Designing a Roubo Bench
There are a few construction challenges we’ve had to overcome, but I think we’ve done it without compromising any functionality or the spirit of the Roubo bench. The first obstacle was the material itself.
The top of 18th century benches tended to be massive , one of the benches in the Dominy clock shop in East Hampton, N.Y., was 5-1/2″ thick and 12′ long. (Modern benches seem paper thin with tops 2″ thick or so.) So buying material thick enough for an 18th century bench is difficult and would be expensive.
But we have a plan. We’re going to use dimensional 2 x 10 stock for the top, rip it down the middle and laminate the top by face-gluing all these boards. This will give us a top that finishes out thicker than 4″. The thick top is necessary because this bench won’t have an apron below it , this will allow you to put a clamp almost anywhere on the top, which is an excellent functional feature.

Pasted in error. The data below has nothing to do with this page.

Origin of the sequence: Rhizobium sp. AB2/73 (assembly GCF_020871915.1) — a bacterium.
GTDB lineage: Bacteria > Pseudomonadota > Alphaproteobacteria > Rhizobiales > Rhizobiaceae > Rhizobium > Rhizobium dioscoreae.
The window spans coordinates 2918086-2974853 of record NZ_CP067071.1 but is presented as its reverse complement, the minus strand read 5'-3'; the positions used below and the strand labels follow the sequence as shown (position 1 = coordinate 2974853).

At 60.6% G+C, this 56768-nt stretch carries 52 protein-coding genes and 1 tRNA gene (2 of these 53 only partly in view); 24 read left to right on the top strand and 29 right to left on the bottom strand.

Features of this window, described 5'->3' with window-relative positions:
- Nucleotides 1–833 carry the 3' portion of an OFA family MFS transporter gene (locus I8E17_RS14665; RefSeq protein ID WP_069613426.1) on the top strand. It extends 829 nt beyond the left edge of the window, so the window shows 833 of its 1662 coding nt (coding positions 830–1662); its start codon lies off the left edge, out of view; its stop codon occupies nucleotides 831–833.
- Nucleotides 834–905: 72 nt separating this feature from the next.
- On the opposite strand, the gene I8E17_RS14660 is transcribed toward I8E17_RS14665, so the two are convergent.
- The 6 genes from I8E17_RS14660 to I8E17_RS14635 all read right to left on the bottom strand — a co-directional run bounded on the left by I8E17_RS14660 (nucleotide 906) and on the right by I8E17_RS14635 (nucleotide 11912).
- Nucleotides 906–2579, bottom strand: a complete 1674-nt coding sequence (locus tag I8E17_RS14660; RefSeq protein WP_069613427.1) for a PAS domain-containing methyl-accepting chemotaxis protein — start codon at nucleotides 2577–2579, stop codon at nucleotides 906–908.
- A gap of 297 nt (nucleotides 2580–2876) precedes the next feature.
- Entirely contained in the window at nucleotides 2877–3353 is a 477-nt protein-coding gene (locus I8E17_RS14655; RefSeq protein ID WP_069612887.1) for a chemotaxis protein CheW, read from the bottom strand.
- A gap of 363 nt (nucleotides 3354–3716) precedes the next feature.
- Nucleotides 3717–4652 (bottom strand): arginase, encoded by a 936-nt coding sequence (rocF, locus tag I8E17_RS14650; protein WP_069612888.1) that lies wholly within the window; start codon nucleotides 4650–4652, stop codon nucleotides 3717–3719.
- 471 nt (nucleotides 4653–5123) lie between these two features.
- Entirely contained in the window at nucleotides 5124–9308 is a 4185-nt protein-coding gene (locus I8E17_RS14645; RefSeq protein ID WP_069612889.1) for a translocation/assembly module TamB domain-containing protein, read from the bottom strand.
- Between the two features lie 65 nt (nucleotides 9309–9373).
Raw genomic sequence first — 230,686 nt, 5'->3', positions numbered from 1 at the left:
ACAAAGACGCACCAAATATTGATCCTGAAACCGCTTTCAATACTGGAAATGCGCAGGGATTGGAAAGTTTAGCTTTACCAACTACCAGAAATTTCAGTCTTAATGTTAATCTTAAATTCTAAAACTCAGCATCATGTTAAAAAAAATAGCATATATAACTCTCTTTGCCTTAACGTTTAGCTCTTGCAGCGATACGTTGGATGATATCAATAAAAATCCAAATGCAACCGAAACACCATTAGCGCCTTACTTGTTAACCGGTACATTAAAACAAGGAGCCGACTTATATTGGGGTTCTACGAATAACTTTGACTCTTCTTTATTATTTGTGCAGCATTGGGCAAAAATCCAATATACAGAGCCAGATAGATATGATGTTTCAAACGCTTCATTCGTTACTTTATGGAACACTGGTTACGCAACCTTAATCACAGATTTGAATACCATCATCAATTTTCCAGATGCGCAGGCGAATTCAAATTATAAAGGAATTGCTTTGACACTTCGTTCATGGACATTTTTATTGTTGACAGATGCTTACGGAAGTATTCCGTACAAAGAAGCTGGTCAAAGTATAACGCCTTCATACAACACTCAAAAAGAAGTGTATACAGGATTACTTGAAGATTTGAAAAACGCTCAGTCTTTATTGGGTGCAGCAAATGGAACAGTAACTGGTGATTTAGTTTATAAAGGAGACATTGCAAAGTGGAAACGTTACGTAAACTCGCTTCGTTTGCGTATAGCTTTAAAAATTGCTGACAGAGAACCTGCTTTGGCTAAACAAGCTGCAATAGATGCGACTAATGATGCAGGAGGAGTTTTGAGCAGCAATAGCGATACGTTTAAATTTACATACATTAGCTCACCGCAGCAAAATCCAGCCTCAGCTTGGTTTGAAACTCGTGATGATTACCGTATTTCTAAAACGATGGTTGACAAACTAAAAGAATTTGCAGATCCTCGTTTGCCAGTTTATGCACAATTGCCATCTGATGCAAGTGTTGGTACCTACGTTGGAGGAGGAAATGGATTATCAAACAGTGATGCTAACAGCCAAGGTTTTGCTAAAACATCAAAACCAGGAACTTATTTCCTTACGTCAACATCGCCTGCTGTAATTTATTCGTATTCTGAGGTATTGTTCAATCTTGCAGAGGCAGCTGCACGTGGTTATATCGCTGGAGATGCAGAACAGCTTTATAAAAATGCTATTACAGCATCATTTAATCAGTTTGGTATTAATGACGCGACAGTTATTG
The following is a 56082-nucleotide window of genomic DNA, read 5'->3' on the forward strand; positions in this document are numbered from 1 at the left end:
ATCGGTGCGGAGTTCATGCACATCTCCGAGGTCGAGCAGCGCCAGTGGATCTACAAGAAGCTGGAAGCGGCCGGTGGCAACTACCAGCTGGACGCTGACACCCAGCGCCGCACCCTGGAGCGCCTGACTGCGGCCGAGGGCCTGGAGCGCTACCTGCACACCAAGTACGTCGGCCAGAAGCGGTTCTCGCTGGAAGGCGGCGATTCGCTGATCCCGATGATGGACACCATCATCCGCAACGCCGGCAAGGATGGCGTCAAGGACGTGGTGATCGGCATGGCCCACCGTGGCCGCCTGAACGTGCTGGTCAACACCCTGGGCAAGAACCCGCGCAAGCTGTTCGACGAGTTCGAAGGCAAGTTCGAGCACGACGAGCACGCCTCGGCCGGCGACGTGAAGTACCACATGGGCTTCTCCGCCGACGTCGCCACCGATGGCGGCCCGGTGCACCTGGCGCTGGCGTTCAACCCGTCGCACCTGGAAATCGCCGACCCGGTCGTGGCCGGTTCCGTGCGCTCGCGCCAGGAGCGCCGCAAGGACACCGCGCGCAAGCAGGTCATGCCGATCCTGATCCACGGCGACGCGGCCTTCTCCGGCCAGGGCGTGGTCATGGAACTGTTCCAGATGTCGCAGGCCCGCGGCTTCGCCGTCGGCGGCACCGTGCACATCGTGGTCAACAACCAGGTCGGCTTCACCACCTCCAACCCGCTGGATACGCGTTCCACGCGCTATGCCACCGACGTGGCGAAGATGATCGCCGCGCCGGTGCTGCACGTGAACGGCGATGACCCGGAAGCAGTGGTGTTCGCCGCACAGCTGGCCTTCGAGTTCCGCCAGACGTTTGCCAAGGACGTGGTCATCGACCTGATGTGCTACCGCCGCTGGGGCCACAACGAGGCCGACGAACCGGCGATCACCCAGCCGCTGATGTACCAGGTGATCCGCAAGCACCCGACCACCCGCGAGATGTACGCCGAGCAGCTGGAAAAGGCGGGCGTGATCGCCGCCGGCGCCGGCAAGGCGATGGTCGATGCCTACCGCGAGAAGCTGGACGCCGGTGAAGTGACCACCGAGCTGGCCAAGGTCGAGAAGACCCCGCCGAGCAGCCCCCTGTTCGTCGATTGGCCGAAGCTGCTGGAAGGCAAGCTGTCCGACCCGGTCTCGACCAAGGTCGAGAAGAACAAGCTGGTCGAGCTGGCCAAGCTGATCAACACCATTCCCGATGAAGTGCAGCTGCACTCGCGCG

The other challenge is the joinery. We’re going to use mortise-and-tenon joinery, of course, but we needed to find a way to do it simply and on a big scale. (Imagine cutting a 2″-long tenon on the end of a 5′-long stretcher on your table saw.) We’ve worked out a way to cut and clamp this joint that won’t require any complicated tool setups (just a miter saw and a 2″-wide block of wood) and without a single long clamp. More on this later. For a hint, check out this page at John Alexander’s website:
– Christopher Schwarz